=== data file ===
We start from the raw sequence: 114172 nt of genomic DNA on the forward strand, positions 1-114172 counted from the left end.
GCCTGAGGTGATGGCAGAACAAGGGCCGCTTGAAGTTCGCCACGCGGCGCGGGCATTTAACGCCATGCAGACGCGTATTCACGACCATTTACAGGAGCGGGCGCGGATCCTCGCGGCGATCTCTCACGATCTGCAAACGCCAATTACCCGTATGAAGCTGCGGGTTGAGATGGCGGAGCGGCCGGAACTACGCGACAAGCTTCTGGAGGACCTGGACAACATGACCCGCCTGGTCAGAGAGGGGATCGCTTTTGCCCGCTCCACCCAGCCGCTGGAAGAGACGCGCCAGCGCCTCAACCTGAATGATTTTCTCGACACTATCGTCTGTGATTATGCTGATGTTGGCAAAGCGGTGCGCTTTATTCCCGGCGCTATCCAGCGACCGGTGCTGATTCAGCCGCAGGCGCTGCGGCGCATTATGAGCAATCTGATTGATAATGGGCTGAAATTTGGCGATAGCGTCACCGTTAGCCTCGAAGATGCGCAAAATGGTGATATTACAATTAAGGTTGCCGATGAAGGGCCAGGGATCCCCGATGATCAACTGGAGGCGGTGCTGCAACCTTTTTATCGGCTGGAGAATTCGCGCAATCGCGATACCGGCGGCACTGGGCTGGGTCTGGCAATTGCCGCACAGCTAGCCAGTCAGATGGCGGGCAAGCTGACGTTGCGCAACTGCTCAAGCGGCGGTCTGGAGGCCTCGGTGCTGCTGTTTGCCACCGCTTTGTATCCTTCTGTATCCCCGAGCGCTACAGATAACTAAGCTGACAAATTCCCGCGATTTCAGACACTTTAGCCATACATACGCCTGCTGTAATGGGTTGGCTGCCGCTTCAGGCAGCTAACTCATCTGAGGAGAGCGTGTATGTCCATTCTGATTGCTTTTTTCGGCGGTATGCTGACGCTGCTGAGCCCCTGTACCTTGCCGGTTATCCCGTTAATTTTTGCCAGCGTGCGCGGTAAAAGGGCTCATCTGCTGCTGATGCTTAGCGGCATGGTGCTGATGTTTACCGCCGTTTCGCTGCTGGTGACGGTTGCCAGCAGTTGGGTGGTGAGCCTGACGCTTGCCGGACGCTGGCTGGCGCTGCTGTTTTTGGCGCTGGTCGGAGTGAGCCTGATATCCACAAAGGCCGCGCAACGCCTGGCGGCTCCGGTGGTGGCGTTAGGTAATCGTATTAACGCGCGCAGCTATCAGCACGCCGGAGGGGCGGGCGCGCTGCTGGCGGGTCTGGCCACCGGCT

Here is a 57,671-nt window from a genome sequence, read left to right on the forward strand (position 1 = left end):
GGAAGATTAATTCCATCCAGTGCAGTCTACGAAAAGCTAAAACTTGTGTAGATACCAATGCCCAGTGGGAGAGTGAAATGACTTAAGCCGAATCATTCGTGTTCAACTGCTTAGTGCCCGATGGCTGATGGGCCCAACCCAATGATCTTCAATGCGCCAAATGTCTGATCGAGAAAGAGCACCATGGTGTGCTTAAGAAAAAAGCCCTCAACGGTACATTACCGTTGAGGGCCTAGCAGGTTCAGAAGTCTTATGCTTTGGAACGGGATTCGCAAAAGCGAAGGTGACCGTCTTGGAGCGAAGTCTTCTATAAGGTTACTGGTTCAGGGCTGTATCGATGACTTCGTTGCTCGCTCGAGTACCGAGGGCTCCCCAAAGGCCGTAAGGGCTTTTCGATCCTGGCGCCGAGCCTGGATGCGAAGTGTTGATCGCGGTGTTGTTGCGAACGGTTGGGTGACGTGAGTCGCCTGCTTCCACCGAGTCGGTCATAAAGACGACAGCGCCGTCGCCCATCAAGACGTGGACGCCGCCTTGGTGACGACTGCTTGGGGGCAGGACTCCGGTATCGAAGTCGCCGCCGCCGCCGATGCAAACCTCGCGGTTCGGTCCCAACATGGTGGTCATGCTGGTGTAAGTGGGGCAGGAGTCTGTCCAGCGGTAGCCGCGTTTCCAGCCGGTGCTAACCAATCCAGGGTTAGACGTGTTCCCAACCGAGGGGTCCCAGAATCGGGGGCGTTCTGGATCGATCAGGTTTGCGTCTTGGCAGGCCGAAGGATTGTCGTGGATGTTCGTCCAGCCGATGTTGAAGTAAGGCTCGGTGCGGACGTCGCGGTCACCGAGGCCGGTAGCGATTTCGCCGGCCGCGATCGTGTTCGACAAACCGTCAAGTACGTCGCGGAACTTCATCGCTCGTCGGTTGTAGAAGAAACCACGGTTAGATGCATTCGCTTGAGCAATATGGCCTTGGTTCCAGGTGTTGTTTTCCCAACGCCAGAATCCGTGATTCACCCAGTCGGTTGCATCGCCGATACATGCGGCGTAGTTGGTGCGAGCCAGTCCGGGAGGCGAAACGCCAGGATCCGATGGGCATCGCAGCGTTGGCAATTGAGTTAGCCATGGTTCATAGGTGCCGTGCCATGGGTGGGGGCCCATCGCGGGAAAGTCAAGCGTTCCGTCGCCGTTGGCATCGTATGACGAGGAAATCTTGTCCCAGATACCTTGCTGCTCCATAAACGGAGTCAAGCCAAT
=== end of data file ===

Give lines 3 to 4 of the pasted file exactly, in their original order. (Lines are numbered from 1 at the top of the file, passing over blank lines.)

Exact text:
Here is a 57,671-nt window from a genome sequence, read left to right on the forward strand (position 1 = left end):
GGAAGATTAATTCCATCCAGTGCAGTCTACGAAAAGCTAAAACTTGTGTAGATACCAATGCCCAGTGGGAGAGTGAAATGACTTAAGCCGAATCATTCGTGTTCAACTGCTTAGTGCCCGATGGCTGATGGGCCCAACCCAATGATCTTCAATGCGCCAAATGTCTGATCGAGAAAGAGCACCATGGTGTGCTTAAGAAAAAAGCCCTCAACGGTACATTACCGTTGAGGGCCTAGCAGGTTCAGAAGTCTTATGCTTTGGAACGGGATTCGCAAAAGCGAAGGTGACCGTCTTGGAGCGAAGTCTTCTATAAGGTTACTGGTTCAGGGCTGTATCGATGACTTCGTTGCTCGCTCGAGTACCGAGGGCTCCCCAAAGGCCGTAAGGGCTTTTCGATCCTGGCGCCGAGCCTGGATGCGAAGTGTTGATCGCGGTGTTGTTGCGAACGGTTGGGTGACGTGAGTCGCCTGCTTCCACCGAGTCGGTCATAAAGACGACAGCGCCGTCGCCCATCAAGACGTGGACGCCGCCTTGGTGACGACTGCTTGGGGGCAGGACTCCGGTATCGAAGTCGCCGCCGCCGCCGATGCAAACCTCGCGGTTCGGTCCCAACATGGTGGTCATGCTGGTGTAAGTGGGGCAGGAGTCTGTCCAGCGGTAGCCGCGTTTCCAGCCGGTGCTAACCAATCCAGGGTTAGACGTGTTCCCAACCGAGGGGTCCCAGAATCGGGGGCGTTCTGGATCGATCAGGTTTGCGTCTTGGCAGGCCGAAGGATTGTCGTGGATGTTCGTCCAGCCGATGTTGAAGTAAGGCTCGGTGCGGACGTCGCGGTCACCGAGGCCGGTAGCGATTTCGCCGGCCGCGATCGTGTTCGACAAACCGTCAAGTACGTCGCGGAACTTCATCGCTCGTCGGTTGTAGAAGAAACCACGGTTAGATGCATTCGCTTGAGCAATATGGCCTTGGTTCCAGGTGTTGTTTTCCCAACGCCAGAATCCGTGATTCACCCAGTCGGTTGCATCGCCGATACATGCGGCGTAGTTGGTGCGAGCCAGTCCGGGAGGCGAAACGCCAGGATCCGATGGGCATCGCAGCGTTGGCAATTGAGTTAGCCATGGTTCATAGGTGCCGTGCCATGGGTGGGGGCCCATCGCGGGAAAGTCAAGCGTTCCGTCGCCGTTGGCATCGTATGACGAGGAAATCTTGTCCCAGATACCTTGCTGCTCCATAAACGGAGTCAAGCCAAT